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White collar crime
tax and commercial
criminal law

From fraud to delaying insolvency to tax evasion

The creation of new regulations in commercial criminal law – so-called white collar crime – and the tightening of existing national and international regulations and regulatory requirements mean that entrepreneurial behaviour is becoming increasingly risky. Examples of this include criminal law relating to capital markets and criminal law relating to corruption.

The establishment of a corporate criminal law is also currently being considered as part of European harmonisation. On 21 April 2020, the Federal Ministry of Justice and Consumer Protection (BMJV), presented a draft bill to strengthen integrity in the economy. At the heart of this draft legislation is the Act on the Sanctioning of Association-Related Offences (VerSanG).

The risk of a conviction for those affected can only be minimised through competent examination and appropriate consideration of these criminal and administrative offence standards from white-collar criminal law.

My areas of activity in white-collar criminal law

  • Defence of decision-makers in criminal proceedings
  • Defence and advice of companies themselves, known as corporate defence
  • Preventive counselling of companies and the preparation of criminal law expert opinions
  • Preparation of voluntary declarations exempting from prosecution


I provide comprehensive defence for individuals – for example managing directors and executives – in relation to all allegations in white-collar criminal law. This includes:

Offences under general criminal law

  • Money laundering, Section 261 German Criminal Code (StGB)
  • Fraud, Section 263 German Criminal Code (StGB)
  • Embezzlement, Section 266 German Criminal Code (StGB)
  • Withholding remuneration, Section 266a German Criminal Code (StGB)
  • Breach of accounting obligations, Sections 283, 283b German Criminal Code (StGB)


Criminal offenses from corruption and competition law

  • Accepting benefits, Section 331 German Criminal Code (StGB)
  • Taking bribes, Section 332 German Criminal Code (StGB)
  • Granting benefits, Section 333 German Criminal Code (StGB)
  • Giving bribes, Section 334 German Criminal Code (StGB)
  • Collusive tendering, Section 298 German Criminal Code (StGB)
  • Giving bribes in healthcare sector, Section 299 German Criminal Code (StGB)


Allegations from the area of insolvency criminal law

  • Obligation to request in case of legal entities and associations without legal personality, Section 15a Insolvency Code (InsO)
  • Bankruptcy, Section 283 German Criminal Code (StGB)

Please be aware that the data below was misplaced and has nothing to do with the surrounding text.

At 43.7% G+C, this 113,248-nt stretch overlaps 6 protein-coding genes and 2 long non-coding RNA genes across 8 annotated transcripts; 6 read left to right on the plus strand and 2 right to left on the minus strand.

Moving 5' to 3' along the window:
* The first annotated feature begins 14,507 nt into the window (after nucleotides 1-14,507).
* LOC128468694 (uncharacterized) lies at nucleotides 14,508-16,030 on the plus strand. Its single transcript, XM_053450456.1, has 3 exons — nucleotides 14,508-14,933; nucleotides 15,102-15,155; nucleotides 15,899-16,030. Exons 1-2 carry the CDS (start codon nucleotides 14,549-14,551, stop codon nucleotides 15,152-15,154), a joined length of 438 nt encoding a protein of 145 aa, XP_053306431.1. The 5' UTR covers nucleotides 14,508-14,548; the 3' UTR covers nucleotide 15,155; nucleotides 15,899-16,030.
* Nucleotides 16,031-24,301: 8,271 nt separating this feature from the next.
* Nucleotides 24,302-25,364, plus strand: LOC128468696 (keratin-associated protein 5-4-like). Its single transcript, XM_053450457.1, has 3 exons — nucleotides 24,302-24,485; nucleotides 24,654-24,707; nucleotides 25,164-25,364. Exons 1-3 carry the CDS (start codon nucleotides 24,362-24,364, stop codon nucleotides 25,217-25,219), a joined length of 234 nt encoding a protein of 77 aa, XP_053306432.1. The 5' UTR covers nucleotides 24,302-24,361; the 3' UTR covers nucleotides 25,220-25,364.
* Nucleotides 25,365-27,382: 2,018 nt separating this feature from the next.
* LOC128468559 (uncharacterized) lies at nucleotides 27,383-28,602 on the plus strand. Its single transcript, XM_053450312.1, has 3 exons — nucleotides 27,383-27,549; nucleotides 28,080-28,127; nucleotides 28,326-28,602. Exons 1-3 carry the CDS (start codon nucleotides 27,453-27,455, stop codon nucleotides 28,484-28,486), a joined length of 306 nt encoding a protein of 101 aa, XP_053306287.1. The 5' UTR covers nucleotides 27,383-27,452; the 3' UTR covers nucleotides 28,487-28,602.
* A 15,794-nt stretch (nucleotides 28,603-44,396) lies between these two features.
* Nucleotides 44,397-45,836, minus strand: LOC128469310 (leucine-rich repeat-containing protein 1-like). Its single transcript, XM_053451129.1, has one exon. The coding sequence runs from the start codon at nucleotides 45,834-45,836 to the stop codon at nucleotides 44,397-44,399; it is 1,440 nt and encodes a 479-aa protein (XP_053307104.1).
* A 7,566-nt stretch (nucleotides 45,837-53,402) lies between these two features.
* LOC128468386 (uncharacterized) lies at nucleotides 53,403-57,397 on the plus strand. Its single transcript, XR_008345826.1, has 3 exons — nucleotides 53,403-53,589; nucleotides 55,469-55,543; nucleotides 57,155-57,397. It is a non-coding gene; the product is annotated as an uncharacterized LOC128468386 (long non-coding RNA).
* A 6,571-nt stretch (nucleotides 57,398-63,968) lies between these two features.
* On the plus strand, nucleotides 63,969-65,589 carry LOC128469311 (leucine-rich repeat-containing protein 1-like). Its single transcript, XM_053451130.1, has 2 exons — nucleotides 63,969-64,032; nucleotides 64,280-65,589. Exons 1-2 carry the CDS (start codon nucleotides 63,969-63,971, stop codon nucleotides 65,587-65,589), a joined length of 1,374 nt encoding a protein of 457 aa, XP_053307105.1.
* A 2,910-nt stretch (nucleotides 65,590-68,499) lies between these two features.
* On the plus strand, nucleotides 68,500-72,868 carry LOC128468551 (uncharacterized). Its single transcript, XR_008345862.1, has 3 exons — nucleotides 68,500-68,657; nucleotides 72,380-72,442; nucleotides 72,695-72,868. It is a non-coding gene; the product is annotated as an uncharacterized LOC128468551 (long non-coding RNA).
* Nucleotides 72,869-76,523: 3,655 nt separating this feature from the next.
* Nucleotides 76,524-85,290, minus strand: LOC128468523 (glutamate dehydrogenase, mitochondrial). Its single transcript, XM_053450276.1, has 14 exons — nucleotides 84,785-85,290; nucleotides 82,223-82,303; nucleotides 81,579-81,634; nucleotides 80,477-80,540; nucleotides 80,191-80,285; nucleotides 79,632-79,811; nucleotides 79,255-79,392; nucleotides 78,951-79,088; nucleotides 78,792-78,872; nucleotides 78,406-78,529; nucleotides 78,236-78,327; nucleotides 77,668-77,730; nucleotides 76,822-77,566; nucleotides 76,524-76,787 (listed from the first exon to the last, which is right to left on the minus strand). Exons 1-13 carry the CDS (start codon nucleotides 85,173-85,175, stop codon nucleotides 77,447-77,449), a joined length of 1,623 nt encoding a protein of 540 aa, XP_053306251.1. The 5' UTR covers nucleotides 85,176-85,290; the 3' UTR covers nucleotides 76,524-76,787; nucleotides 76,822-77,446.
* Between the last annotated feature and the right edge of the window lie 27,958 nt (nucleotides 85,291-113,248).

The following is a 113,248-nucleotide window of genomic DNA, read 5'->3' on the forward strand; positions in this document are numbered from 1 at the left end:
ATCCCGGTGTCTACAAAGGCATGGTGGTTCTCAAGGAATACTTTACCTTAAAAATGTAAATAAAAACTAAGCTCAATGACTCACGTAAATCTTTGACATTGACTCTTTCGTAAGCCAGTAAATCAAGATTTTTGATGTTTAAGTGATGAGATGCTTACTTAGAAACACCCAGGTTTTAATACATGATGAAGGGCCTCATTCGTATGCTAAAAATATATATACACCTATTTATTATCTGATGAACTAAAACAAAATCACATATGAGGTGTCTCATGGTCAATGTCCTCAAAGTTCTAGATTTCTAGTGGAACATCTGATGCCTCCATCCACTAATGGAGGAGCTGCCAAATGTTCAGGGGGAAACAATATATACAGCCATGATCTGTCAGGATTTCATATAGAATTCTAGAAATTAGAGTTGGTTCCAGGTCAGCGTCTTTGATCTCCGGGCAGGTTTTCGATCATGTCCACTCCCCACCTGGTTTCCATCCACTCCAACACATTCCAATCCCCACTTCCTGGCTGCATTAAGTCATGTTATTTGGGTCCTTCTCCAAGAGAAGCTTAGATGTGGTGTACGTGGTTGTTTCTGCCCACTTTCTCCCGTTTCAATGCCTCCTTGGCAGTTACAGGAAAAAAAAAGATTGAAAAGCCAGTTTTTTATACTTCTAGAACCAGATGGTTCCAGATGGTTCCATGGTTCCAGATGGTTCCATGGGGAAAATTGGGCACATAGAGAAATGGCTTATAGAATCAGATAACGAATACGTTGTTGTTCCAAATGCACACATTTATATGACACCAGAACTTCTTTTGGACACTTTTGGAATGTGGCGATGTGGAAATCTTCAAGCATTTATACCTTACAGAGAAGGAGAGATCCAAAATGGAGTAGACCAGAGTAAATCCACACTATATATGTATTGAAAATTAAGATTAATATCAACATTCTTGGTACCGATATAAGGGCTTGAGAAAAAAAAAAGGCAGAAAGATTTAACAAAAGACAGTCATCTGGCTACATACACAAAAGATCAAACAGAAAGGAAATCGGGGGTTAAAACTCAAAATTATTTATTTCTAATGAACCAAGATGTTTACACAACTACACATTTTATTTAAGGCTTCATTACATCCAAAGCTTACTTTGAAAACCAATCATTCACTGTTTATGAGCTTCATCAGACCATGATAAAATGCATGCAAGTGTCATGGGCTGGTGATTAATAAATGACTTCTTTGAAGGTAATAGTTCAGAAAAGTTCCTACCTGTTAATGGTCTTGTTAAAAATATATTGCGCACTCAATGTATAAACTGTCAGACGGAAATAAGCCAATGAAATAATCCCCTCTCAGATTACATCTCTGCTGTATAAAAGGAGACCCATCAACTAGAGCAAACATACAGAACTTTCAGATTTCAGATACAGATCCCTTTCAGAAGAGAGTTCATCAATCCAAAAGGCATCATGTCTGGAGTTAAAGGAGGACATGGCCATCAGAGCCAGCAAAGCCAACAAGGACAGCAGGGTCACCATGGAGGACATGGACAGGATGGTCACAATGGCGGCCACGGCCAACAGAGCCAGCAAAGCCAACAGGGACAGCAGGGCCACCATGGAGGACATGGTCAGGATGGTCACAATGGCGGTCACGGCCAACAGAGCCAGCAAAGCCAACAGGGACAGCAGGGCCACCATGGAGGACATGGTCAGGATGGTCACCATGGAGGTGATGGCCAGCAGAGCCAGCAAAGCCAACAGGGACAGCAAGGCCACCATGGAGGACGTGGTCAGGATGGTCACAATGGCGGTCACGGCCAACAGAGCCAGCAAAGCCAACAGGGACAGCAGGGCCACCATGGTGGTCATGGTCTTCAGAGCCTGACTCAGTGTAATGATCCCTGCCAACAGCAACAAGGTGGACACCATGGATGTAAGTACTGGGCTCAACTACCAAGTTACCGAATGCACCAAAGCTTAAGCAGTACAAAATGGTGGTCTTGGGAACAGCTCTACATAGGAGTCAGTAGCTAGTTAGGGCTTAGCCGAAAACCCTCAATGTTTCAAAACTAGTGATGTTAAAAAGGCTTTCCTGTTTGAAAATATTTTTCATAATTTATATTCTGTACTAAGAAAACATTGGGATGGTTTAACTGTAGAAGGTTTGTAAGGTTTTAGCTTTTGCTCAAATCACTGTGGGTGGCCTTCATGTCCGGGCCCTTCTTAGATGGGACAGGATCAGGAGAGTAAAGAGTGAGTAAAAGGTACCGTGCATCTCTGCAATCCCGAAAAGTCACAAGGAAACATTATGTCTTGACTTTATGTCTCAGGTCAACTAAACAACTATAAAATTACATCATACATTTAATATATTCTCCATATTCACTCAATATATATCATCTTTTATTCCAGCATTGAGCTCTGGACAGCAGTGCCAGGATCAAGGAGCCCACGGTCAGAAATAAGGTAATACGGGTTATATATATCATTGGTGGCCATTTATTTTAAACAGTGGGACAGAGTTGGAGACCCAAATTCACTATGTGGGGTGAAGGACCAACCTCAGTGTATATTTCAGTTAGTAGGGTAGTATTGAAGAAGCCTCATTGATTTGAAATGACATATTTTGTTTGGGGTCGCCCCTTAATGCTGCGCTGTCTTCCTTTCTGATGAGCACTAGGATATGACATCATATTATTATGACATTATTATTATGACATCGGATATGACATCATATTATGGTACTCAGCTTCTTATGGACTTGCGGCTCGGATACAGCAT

• Breach of book-keeping duties, Section 283b German Criminal Code (StGB)
  • Preferential treatment of creditors, Section 283c German Criminal Code (StGB)
  • Preferential treatment of debtors, Section 283d German Criminal Code (StGB)


Tax offenses

  • Tax evasion, Section 370 Fiscal Code of Germany (AO)
  • Receiving, holding or selling goods obtained by tax evasion, Section 374 Fiscal Code of Germany (AO)
  • Reckless understatement of tax, Section 378 Fiscal Code of Germany (AO)
  • General minor tax fraud, Section 379 Fiscal Code of Germany (AO)

Preventive activity

In addition, I advise companies and their decision-makers preventively on all criminal law issues and problems in order to limit the risks of entrepreneurial action and prevent the initiation of criminal proceedings in commercial criminal law.

Consequences in white-collar criminal law

Law enforcement and investigative authorities can act increasingly quickly due to the formation of specialized departments. As a result, companies and their decision-makers must expect increased prosecution and surveillance measures by the investigating authorities. It is becoming increasingly common for business documents to be seized, assets seized and entries made in a list of debtors, the so-called “black list” (Section 26 para 2 Insolvency Code), at an early stage of the proceedings.
However, the legal consequences of white-collar criminal proceedings and the economic damage they often entail can also be devastating for both individuals and companies. In white-collar criminal law, there is the threat of substantial fines as well as drastic secondary consequences such as profit disgorgement or disbarment.

Expertise in white-collar criminal law

Effective defense in white-collar criminal cases therefore requires:
  • Secure legal knowledge
  • Understanding of economic interrelationships
  • Strategic thinking
My aim is not only to have the proceedings discontinued quickly and quietly, at best before charges are brought, but also to take appropriate measures to maintain or restore the economic viability of the company (my clients).
If you want to read more about white collar crime please visit my Blog: Unternehmens­strafrecht und Unternehmens­verteidigung 

Sandra Korzenski

Specialist lawyer for criminal law

Rechtsanwältin Sandra Korzenski Fachanwältin für Strafrecht und Dozentin

Lawyer for criminal law • Criminal Defense Lawyer • Specialist lawyer for criminal law

Sandra Korzenski
Lawyer & Lecturer
Specialist lawyer for criminal law

Nürnberger Straße 16
10789 Berlin
(at KaDeWe)